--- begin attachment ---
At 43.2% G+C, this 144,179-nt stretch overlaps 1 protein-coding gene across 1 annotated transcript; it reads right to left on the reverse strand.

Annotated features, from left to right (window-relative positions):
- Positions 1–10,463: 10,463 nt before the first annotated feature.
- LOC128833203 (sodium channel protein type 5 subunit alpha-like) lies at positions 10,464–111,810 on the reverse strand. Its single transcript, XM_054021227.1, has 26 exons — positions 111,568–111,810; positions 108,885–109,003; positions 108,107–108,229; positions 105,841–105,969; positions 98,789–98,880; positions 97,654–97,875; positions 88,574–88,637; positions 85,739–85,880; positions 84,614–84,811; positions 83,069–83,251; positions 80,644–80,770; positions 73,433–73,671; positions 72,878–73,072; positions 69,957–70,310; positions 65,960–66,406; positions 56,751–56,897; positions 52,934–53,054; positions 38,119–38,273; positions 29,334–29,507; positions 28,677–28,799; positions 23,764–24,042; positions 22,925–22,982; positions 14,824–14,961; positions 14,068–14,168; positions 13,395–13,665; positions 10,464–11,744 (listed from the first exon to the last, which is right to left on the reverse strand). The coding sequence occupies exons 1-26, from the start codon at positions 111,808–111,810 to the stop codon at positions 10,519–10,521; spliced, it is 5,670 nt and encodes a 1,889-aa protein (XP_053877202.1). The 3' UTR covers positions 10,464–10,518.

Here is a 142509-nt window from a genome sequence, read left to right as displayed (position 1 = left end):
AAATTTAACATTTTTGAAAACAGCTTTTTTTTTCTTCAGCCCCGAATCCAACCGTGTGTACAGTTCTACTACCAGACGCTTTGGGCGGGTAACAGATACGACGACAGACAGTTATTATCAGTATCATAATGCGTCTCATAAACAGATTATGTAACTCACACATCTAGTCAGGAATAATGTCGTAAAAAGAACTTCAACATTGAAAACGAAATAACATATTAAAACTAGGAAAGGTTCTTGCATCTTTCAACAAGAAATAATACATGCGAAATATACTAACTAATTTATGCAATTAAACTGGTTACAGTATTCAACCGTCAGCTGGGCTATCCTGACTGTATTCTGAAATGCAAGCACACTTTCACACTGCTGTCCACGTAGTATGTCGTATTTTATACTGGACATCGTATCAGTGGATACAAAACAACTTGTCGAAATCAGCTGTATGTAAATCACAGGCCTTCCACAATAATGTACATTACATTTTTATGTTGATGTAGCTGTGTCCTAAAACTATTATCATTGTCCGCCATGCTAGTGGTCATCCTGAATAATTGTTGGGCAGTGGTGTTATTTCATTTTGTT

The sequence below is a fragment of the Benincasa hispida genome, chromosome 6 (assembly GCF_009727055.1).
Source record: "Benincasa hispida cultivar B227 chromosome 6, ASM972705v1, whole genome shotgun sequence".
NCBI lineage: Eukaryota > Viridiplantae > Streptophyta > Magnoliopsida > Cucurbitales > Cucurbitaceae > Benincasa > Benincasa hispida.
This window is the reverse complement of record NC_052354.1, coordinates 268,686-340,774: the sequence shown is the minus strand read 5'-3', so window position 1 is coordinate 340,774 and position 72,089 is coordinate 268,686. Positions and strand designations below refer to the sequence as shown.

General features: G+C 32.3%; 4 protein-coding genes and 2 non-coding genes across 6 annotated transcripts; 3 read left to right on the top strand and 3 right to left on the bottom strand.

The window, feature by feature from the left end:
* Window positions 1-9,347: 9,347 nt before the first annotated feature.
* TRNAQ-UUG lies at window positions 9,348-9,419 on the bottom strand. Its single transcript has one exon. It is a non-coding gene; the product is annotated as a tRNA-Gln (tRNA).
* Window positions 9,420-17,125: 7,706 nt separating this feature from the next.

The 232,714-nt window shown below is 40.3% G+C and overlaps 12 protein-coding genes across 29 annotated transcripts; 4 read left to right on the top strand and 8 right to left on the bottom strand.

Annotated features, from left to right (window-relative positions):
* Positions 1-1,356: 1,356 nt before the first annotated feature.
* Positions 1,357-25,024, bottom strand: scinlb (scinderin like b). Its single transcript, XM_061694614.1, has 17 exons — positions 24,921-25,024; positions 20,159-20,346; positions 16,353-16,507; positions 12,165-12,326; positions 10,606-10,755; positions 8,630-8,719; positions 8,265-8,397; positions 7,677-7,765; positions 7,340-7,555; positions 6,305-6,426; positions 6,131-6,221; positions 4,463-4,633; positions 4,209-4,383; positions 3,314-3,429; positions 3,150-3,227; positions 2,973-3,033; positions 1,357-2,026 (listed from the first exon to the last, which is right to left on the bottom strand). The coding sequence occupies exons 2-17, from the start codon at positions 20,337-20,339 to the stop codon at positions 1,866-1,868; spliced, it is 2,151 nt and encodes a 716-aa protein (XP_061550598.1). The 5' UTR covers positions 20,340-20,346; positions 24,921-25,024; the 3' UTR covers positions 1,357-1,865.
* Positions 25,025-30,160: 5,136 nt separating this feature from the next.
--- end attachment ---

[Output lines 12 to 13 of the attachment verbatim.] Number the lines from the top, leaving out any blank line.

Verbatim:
The window, feature by feature from the left end:
* Window positions 1-9,347: 9,347 nt before the first annotated feature.